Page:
A new type of immunotherapy was highly effective against five types of childhood brain cancer when tested in mice. The treatment, which is already in clinical trials for other cancer forms in adults, looks promising as a method to improve the treatment of childhood brain cancer, for which current treatment is limited or even nonexistent.
A key aspect of the findings was that the treatment, in the form of an antibody, only targeted tumor cells, leaving other brain cells or developing cells unharmed. Researchers even believe that it may be safer than other types of immunotherapies.
The study, “Disrupting the CD47-SIRPα anti-phagocytic axis by a humanized anti-CD47 antibody is an efficacious treatment for malignant pediatric brain tumors,” was published in the journal Science Translational Medicine.
To be, or not to be — eaten
The antibody seeks out and becomes attached to a protein called CD47 on the surface of the tumor cells. The factor is used as a flag to signal “don’t eat me” to immune cells that patrol the environment and engulf infected or abnormal cells.
While other cells do have this tag on their surface, they lack the corresponding “eat me” tag, reserved for abnormal cancer cells. To hide this molecule from the immune system, cancer cells produce large amounts of CD47, causing the “eat me” tag to get lost in a sea of molecules telling immune cells to look the other way.
When the antibodies bind to CD47, immune cells, called macrophages, suddenly see the tumor for what it is, and start engulfing the cells.
The mouse experiments, performed by researchers at Stanford University School of Medicine, proved that the treatment very efficiently shrank brain tumors.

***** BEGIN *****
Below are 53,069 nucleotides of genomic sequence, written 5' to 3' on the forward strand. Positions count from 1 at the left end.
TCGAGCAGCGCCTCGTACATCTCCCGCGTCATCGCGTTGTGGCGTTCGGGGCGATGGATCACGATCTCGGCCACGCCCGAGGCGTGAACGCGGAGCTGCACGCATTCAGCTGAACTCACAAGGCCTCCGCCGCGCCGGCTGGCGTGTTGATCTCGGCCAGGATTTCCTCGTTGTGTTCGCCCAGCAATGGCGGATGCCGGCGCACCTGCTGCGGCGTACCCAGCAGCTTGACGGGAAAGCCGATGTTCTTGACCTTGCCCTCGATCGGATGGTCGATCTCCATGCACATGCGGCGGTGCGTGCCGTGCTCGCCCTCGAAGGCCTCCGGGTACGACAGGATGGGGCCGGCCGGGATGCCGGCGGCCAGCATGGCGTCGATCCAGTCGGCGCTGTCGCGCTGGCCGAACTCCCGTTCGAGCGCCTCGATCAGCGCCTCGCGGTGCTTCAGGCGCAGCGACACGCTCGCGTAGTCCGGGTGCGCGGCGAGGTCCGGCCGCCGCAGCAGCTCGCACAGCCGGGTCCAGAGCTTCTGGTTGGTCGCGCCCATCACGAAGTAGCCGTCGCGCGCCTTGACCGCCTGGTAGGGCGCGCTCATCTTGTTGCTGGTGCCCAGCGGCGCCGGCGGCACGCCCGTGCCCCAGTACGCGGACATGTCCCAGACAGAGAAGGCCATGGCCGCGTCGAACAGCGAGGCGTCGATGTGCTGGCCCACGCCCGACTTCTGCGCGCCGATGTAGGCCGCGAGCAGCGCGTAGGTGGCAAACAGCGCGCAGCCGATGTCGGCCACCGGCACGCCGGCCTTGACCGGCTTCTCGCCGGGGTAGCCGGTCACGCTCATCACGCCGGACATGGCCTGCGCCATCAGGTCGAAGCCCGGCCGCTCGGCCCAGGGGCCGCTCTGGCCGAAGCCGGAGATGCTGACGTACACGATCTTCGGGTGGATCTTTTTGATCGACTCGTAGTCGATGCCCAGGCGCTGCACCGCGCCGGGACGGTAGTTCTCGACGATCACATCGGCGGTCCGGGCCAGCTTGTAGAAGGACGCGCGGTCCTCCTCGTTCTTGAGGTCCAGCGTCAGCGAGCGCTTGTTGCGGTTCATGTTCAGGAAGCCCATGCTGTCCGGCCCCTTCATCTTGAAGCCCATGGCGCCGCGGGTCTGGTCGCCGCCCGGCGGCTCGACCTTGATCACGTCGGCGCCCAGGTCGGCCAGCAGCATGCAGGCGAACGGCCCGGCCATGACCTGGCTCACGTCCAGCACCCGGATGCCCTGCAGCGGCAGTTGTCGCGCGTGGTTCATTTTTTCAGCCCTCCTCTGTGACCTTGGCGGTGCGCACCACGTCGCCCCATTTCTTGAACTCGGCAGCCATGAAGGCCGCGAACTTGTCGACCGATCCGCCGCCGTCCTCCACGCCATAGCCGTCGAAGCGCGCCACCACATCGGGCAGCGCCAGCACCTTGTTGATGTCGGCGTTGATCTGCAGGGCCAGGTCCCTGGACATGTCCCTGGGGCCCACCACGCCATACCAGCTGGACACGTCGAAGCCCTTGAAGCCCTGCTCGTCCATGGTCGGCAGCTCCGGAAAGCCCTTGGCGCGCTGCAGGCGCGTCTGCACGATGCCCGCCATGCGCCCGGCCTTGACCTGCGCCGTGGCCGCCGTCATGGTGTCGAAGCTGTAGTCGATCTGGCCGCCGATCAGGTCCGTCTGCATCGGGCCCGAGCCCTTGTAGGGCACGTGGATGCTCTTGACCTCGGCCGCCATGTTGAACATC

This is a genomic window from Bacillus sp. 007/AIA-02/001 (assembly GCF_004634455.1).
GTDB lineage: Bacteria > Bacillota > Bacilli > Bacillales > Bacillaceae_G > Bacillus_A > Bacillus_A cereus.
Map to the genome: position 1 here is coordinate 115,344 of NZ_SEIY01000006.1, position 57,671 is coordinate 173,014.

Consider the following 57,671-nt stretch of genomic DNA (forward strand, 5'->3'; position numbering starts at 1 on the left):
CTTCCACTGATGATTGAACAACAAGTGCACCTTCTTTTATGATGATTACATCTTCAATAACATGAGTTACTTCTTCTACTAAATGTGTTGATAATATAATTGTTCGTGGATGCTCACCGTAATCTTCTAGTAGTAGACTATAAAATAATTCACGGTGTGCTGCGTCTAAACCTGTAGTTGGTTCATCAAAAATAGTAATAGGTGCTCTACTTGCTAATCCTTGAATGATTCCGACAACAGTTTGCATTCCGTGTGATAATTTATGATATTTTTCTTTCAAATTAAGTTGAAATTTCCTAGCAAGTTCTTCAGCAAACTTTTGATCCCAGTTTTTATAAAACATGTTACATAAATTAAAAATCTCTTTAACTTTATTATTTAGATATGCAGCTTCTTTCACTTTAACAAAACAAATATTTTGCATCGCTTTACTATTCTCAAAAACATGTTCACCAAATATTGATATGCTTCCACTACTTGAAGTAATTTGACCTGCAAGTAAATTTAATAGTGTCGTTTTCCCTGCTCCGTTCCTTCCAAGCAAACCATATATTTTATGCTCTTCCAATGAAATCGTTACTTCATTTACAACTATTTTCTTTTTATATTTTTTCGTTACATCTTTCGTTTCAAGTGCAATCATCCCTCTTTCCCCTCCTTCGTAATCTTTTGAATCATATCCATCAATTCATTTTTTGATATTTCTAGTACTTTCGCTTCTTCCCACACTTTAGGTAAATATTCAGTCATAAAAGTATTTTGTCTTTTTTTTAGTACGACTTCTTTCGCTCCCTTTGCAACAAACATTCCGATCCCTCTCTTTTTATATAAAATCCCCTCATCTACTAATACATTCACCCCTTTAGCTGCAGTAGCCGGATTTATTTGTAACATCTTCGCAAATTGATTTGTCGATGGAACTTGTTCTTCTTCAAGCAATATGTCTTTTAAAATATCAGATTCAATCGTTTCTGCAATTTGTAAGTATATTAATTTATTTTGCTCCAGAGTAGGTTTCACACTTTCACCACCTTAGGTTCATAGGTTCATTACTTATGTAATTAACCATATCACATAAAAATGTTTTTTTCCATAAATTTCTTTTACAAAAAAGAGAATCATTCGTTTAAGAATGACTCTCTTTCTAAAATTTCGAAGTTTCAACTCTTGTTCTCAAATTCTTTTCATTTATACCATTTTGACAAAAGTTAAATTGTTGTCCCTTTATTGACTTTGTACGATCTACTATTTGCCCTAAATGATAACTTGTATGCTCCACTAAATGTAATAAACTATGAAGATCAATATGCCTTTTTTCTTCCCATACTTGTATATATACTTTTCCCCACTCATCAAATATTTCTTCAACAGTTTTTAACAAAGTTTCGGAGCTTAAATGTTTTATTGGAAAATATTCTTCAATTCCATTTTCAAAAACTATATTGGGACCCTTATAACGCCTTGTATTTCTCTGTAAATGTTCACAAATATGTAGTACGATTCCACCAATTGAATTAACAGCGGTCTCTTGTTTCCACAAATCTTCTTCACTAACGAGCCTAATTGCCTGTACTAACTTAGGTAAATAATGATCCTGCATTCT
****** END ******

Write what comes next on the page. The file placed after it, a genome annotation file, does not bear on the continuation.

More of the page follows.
The team tested the treatment on five different brain cancer types: Group 3 medulloblastoma; atypical teratoid rhabdoid tumor; primitive neuroectodermal tumor; pediatric glioblastoma; and diffuse intrinsic pontine glioma.
They grew the human cancer cells in lab dishes before they introduced them into the brains of mice. Images from the experiments spoke for themselves. While in untreated mice, the tumor — identified by a splash of colors in a black and white picture — lit up the entire head, while treated mice had only a few specks of color in their brain.
“The most exciting aspect of our findings is that no matter what kind of brain tumor we tested it against, this treatment worked really well in the animal models,” Samuel Cheshier, MD, PhD, and senior author of the study, said in a press release.
Safe approach for growing brains
When researchers injected normal human brain cells into mice brains, along with the tumors, the antibodies did not harm the normal cells. Also when mixing tumor cells and cells destined to become neurons, the antibodies allowed immune cells to kill only the tumors.
In fact, the team thinks that the antibodies may be even less toxic than other immunotherapies, which engage other types of immune cells.
Macrophages, which respond to the “eat-me” signal, engulf a cell and get rid of its contents in a safe way. In contrast, other immune cells may kill a cell without cleaning up afterward. Spilling the contents of dead cancer cells might alter an immune response to produce unwanted side effects, the researchers figure. This, however, is an idea that has not yet been tested.
A promise for future treatment
“For many of these tumors, there’s just no treatment,” said Cheshier, an assistant professor of neurosurgery and a pediatric neurosurgeon at Lucile Packard Children’s Hospital Stanford. “Diagnosis is synonymous with a death sentence.”
Also when treatments with chemo or radiotherapy are possible for these types of brain cancer, it is highly toxic to a developing brain, causing a range of devastating long-term consequences.
Nevertheless, the treatment was not perfect. While it significantly reduced the tumors, it did not entirely clear them. Researchers believe that this may be caused by difficulties for immune cells to penetrate large tumors.
But the team is open to the possibility to test the anti-CD47 antibodies in combination with other immunotherapies, or with lower doses of standard cancer treatments.
Researchers expect the treatment to reach human clinical trials in childhood cancers in one or two years.
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